Writing With Data: A Study of Coding on a Data-Journalism Team


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Coding has typically been understood as an engineering practice, where the meaning of code has discrete boundaries as a technology that does precisely what it says. Multidisciplinary code studies reframed this technological perspective by positing code as the latest form of writing, where code’s meaning is always partial and dependent on situational factors. Building out from this premise, this article theorizes coding as a form of writing with data through a qualitative case study of a web developer’s coding on a data-journalism team. I specifically theorize code as a form of intermediary writing to examine how his coding to process and analyze data sets involved the construction and negotiation of emergent problems throughout his coding tasks. Findings suggest how he integrated previous coding experience with an emerging sense of how code helped him write and revise the data. I conclude by considering the implications of these findings and discuss how writing and code studies could develop mutually informative approaches to coding as a situated and relational writing activity.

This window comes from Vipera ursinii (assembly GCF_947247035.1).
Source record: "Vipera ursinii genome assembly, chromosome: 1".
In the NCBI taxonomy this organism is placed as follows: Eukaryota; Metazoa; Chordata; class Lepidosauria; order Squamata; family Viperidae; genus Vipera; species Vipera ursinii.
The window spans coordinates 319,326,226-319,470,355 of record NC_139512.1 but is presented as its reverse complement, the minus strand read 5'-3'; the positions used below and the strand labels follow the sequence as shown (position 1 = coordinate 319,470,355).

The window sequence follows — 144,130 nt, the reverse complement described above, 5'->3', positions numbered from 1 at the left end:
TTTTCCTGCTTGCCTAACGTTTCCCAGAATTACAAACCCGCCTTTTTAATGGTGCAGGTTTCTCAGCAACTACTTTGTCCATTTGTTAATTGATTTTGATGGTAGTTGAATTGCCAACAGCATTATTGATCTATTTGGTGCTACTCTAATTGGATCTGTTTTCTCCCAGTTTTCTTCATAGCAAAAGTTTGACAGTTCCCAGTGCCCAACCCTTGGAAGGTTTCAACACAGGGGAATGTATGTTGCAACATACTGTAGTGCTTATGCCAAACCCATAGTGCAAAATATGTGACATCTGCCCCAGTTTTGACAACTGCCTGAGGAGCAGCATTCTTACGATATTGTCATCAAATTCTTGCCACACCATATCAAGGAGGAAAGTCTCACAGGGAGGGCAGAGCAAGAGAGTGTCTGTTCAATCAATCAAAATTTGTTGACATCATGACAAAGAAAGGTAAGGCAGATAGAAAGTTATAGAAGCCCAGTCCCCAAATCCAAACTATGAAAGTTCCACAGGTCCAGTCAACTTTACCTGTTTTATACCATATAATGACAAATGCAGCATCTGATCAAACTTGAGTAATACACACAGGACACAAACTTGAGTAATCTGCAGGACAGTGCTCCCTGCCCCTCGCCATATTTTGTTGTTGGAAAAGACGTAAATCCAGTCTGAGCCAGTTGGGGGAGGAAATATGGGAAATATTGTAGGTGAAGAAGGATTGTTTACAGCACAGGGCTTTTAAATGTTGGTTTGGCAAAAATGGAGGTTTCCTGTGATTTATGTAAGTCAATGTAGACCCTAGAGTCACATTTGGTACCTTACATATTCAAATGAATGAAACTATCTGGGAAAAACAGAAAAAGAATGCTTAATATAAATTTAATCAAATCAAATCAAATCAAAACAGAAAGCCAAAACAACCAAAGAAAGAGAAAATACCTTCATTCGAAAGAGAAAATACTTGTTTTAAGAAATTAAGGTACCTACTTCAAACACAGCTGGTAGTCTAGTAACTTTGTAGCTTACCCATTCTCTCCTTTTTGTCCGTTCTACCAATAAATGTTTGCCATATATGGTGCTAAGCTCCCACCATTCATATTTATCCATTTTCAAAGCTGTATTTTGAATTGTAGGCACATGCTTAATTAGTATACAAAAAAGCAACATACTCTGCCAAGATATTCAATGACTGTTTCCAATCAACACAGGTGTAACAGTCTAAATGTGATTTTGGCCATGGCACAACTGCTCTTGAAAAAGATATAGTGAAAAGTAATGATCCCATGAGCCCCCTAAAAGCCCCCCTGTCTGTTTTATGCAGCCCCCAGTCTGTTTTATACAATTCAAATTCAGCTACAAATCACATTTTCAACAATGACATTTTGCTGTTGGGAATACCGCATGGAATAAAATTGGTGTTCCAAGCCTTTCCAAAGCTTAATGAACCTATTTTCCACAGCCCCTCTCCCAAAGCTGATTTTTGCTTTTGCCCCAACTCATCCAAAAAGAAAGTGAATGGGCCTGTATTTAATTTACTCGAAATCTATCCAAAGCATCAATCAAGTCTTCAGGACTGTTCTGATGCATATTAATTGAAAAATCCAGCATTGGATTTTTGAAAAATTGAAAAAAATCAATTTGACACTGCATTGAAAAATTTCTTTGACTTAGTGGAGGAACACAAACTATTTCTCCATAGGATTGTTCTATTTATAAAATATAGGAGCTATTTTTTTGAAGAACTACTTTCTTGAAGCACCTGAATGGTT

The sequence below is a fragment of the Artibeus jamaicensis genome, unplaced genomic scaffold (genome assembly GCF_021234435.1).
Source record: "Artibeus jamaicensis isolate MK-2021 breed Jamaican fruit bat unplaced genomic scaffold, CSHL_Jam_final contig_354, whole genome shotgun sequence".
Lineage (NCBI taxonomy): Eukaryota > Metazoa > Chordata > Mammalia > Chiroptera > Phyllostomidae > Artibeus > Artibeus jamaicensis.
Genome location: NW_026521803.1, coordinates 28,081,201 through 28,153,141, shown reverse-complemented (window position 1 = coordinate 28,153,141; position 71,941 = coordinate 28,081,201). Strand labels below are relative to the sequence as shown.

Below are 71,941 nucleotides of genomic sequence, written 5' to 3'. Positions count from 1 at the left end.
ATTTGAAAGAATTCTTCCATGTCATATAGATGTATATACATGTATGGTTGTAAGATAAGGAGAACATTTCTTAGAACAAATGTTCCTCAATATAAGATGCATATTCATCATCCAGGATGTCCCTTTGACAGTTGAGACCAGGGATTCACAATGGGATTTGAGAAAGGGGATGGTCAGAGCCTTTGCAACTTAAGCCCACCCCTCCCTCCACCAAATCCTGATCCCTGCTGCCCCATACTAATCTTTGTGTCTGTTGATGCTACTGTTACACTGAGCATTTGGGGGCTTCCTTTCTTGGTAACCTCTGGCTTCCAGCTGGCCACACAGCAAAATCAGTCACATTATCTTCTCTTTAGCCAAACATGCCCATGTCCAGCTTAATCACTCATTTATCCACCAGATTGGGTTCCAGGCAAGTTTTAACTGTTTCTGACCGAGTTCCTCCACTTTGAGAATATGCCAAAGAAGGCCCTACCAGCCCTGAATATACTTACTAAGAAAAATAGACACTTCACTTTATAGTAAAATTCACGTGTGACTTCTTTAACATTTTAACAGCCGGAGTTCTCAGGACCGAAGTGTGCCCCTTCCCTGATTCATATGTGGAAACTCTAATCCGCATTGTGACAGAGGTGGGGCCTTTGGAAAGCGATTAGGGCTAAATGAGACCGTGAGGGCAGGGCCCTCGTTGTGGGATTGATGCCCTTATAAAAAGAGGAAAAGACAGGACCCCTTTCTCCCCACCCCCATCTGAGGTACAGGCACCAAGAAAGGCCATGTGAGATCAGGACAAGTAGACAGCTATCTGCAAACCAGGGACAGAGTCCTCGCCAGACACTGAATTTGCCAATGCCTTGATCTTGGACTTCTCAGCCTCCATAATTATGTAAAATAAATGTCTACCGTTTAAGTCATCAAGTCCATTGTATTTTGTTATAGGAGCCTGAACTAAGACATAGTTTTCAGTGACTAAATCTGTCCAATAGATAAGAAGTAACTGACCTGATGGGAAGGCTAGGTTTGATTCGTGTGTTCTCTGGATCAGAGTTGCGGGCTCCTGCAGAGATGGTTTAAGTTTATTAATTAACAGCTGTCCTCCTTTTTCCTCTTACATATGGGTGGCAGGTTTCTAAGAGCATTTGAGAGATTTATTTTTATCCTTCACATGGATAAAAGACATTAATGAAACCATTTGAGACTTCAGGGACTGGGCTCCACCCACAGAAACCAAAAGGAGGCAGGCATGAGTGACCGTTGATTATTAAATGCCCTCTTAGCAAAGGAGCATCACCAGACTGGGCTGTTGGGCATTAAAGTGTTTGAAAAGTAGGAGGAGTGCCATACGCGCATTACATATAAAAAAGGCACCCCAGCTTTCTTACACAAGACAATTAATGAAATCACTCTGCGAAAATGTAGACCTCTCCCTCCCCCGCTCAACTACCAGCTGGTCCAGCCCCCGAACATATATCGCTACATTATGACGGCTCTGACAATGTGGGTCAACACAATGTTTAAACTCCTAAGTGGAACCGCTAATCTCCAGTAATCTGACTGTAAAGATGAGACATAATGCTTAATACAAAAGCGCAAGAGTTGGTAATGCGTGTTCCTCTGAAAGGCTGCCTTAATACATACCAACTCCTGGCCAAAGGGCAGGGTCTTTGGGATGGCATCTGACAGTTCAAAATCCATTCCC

Social Sciences, Communication, code studies, software studies, computational literacy, materiality, intermediation, case study, data processing, TEXT, Education, 2001 Communication and Media Studies, 2004 Linguistics